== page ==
109. Xu Y, Wang L, He J, Bi Y, Li M, Wang T, Wang L, Jiang Y, Dai M,
Lu J, Xu M, Li Y, Hu N, Li J, Mi S, Chen CS, Li G, Mu Y, Zhao J,
Kong L, Chen J, Lai S, Wang W, Zhao W, Ning G; 2010 China
Noncommunicable Disease Surveillance Group. Prevalence and control
of diabetes in Chinese adults. JAMA. 2013;310:948–959. doi: 10.1001/
110. Wu Y. Overweight and obesity in China. BMJ. 2006;333:362–363. doi:
111. Obesity: a growing threat to health in China. Lancet. 2014;384:716.
112. Department of Disease Control Ministry of Health, PR China. The guidelines for prevention and control of overweight and obesity in Chinese
adults. Biomed Environ Sci. 2004;17(suppl):1–36.
113. World Health Organization. Obesity and overweight. http://www.who.
int/mediacentre/factsheets/fs311/en/. Accessed January 18, 2016.
114. Ng M, Fleming T, Robinson M, Thomson B, Graetz N, Margono C,
Mullany EC, Biryukov S, Abbafati C, Abera SF, Abraham JP, AbuRmeileh NM, Achoki T, AlBuhairan FS, Alemu ZA, Alfonso R, Ali
MK, Ali R, Guzman NA, Ammar W, Anwari P, Banerjee A, Barquera
S, Basu S, Bennett DA, Bhutta Z, Blore J, Cabral N, Nonato IC, Chang
JC, Chowdhury R, Courville KJ, Criqui MH, Cundiff DK, Dabhadkar
KC, Dandona L, Davis A, Dayama A, Dharmaratne SD, Ding EL,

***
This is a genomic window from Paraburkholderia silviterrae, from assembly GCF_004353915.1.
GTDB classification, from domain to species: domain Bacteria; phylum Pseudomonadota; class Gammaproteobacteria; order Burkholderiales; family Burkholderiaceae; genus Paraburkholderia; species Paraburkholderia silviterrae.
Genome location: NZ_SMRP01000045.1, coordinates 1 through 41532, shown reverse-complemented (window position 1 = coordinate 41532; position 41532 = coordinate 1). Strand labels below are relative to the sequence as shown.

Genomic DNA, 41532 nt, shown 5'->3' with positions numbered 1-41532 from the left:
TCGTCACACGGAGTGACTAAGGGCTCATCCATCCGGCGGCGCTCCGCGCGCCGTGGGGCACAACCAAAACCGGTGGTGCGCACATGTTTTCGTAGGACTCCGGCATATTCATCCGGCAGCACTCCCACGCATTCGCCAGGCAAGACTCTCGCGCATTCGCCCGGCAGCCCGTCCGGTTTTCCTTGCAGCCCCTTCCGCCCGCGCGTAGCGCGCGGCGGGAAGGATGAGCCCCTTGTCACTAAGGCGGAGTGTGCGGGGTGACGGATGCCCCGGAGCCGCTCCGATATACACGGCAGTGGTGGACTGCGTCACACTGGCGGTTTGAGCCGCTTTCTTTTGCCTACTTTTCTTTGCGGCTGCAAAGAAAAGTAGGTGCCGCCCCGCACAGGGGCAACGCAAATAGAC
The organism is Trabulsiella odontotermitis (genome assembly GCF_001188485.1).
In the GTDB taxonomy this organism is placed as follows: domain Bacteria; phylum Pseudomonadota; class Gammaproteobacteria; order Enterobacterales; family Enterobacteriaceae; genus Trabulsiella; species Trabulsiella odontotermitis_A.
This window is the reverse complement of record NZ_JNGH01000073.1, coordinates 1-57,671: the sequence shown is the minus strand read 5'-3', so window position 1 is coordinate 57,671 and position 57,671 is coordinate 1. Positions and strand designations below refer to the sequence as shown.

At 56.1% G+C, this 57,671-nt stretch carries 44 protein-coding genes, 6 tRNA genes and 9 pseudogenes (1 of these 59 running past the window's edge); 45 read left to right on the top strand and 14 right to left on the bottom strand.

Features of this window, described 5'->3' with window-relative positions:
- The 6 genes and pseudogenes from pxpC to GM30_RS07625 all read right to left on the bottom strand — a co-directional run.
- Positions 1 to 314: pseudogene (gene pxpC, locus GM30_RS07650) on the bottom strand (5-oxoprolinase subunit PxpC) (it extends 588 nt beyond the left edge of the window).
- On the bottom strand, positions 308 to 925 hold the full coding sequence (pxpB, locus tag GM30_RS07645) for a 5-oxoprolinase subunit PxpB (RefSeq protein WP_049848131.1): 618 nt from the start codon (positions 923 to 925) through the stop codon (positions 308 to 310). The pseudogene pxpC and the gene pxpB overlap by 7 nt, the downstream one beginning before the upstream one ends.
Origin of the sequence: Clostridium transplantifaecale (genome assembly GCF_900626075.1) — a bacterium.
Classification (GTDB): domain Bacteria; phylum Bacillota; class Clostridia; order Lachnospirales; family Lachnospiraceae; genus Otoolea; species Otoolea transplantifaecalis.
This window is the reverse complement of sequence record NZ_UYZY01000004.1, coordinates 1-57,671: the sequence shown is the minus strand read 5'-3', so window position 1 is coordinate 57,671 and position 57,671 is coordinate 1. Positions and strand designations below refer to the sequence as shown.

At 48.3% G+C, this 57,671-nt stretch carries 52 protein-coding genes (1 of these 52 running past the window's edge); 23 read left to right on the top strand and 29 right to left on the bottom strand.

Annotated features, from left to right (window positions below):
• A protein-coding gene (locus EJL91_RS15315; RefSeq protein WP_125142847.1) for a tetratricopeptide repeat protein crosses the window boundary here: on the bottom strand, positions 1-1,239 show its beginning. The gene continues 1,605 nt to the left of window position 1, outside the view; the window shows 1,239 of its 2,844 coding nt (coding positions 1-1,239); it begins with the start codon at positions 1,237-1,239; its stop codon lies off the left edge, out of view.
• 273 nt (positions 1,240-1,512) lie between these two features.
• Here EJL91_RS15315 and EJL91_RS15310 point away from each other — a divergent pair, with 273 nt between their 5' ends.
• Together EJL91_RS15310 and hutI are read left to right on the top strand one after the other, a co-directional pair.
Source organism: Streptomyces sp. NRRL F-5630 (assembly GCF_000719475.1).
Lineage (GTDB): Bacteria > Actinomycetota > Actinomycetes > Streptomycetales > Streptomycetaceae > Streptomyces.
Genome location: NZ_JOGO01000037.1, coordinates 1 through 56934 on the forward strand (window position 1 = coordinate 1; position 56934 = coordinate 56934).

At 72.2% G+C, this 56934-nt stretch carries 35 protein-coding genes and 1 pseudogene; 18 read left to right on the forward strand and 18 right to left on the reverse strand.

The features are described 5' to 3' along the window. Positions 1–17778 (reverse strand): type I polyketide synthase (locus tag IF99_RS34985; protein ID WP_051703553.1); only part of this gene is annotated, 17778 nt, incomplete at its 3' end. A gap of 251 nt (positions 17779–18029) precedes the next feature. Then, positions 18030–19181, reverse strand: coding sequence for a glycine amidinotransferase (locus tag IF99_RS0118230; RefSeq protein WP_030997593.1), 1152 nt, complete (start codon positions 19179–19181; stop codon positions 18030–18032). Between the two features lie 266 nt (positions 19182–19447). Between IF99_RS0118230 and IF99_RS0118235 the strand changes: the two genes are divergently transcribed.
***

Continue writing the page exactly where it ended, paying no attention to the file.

Durrani AM, Esteghamati A, Farzadfar F, Fay DF, Feigin VL, Flaxman
A, Forouzanfar MH, Goto A, Green MA, Gupta R, Hafezi-Nejad
N, Hankey GJ, Harewood HC, Havmoeller R, Hay S, Hernandez L,
Husseini A, Idrisov BT, Ikeda N, Islami F, Jahangir E, Jassal SK, Jee
SH, Jeffreys M, Jonas JB, Kabagambe EK, Khalifa SE, Kengne AP,
Khader YS, Khang YH, Kim D, Kimokoti RW, Kinge JM, Kokubo Y,
Kosen S, Kwan G, Lai T, Leinsalu M, Li Y, Liang X, Liu S, Logroscino
G, Lotufo PA, Lu Y, Ma J, Mainoo NK, Mensah GA, Merriman
TR, Mokdad AH, Moschandreas J, Naghavi M, Naheed A, Nand D,
Narayan KM, Nelson EL, Neuhouser ML, Nisar MI, Ohkubo T, Oti
SO, Pedroza A, Prabhakaran D, Roy N, Sampson U, Seo H, Sepanlou
SG, Shibuya K, Shiri R, Shiue I, Singh GM, Singh JA, Skirbekk V,
Stapelberg NJ, Sturua L, Sykes BL, Tobias M, Tran BX, Trasande L,